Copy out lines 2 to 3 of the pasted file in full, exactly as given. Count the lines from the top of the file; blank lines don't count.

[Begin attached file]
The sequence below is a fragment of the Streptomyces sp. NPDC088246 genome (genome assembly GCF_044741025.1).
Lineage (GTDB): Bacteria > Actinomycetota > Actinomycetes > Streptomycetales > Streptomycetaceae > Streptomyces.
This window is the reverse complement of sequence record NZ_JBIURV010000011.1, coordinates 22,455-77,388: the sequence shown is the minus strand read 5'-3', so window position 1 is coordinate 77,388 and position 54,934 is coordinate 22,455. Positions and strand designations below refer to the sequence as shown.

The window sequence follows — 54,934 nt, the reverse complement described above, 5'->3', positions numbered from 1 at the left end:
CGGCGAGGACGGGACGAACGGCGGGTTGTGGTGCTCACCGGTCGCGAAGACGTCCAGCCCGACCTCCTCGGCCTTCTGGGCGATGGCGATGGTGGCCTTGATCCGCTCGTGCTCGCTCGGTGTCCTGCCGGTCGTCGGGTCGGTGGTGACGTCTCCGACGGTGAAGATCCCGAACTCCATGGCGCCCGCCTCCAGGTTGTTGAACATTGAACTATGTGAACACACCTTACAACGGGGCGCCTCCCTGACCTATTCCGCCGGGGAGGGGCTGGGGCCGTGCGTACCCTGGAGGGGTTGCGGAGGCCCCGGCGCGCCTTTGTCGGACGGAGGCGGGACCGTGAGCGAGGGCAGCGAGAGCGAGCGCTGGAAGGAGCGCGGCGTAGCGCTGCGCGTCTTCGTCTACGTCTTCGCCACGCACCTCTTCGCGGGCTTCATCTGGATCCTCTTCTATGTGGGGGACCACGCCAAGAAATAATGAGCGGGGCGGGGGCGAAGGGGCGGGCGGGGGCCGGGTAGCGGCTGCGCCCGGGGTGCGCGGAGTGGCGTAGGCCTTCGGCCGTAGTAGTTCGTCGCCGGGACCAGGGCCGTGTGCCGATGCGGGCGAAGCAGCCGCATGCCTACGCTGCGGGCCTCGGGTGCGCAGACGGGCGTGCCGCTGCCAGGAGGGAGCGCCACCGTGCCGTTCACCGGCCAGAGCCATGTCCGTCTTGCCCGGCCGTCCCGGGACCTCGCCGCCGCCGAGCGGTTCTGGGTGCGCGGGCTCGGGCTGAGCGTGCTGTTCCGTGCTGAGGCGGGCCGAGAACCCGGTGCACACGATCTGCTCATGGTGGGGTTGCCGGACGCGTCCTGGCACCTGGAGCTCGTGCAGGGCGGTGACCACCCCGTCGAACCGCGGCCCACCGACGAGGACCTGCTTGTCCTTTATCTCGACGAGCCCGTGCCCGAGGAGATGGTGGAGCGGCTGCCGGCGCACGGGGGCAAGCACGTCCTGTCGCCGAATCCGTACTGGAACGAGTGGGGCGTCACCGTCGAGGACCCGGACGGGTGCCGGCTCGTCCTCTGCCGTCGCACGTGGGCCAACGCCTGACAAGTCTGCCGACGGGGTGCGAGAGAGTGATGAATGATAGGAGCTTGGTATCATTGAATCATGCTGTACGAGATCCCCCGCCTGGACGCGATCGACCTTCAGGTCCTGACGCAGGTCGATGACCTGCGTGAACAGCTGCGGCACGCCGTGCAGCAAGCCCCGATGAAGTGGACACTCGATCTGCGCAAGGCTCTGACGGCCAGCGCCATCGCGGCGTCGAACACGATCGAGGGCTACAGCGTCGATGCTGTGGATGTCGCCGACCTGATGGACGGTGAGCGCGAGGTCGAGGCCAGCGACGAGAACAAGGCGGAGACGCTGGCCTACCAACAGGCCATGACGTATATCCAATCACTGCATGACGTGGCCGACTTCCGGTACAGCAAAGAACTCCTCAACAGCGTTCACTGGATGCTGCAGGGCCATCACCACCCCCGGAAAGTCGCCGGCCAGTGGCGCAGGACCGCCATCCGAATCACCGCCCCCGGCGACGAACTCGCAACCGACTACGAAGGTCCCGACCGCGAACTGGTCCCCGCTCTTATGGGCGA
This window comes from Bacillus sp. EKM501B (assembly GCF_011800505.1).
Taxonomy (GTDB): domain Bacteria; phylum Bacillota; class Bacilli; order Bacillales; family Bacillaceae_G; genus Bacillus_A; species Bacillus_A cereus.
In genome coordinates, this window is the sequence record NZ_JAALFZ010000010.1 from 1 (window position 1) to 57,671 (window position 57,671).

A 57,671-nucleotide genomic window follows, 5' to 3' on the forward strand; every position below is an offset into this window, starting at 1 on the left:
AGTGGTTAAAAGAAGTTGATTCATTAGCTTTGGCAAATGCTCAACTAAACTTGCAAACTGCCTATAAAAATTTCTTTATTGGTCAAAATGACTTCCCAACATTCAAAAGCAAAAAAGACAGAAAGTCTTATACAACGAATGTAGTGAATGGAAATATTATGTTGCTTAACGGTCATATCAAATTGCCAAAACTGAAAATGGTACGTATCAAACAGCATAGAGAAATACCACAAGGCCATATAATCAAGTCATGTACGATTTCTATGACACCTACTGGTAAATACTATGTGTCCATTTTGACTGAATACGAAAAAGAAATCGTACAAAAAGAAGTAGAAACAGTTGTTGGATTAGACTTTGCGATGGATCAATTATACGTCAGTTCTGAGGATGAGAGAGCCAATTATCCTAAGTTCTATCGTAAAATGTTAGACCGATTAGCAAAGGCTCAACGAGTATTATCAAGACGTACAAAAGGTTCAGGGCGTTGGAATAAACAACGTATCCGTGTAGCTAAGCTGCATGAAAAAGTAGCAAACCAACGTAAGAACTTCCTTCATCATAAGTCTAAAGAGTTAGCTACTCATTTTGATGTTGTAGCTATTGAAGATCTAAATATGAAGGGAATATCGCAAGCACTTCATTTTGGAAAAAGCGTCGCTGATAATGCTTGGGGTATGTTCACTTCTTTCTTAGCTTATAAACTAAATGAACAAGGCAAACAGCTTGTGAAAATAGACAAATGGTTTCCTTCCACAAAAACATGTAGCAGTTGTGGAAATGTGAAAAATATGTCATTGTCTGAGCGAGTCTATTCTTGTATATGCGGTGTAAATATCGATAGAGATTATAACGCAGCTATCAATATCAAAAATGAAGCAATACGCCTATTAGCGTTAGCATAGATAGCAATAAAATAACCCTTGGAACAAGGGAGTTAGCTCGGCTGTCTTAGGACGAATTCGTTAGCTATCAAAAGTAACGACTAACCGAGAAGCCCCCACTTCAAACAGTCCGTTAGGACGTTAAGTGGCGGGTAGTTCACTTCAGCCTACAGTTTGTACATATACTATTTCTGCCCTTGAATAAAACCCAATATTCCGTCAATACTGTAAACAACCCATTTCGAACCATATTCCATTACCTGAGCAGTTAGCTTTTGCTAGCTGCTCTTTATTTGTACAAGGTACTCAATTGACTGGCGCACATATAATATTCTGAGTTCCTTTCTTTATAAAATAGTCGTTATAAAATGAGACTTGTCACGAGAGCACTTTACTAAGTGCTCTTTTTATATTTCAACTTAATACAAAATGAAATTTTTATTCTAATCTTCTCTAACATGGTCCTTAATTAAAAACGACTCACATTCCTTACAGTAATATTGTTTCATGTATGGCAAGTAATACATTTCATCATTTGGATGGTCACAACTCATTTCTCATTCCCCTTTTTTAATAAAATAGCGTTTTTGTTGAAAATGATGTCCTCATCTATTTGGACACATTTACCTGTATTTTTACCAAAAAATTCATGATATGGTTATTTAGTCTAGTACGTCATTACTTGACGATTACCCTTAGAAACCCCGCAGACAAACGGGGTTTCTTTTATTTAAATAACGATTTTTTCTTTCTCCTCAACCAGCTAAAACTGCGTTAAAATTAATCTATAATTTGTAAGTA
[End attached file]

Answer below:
Lineage (GTDB): Bacteria > Actinomycetota > Actinomycetes > Streptomycetales > Streptomycetaceae > Streptomyces.
This window is the reverse complement of sequence record NZ_JBIURV010000011.1, coordinates 22,455-77,388: the sequence shown is the minus strand read 5'-3', so window position 1 is coordinate 77,388 and position 54,934 is coordinate 22,455. Positions and strand designations below refer to the sequence as shown.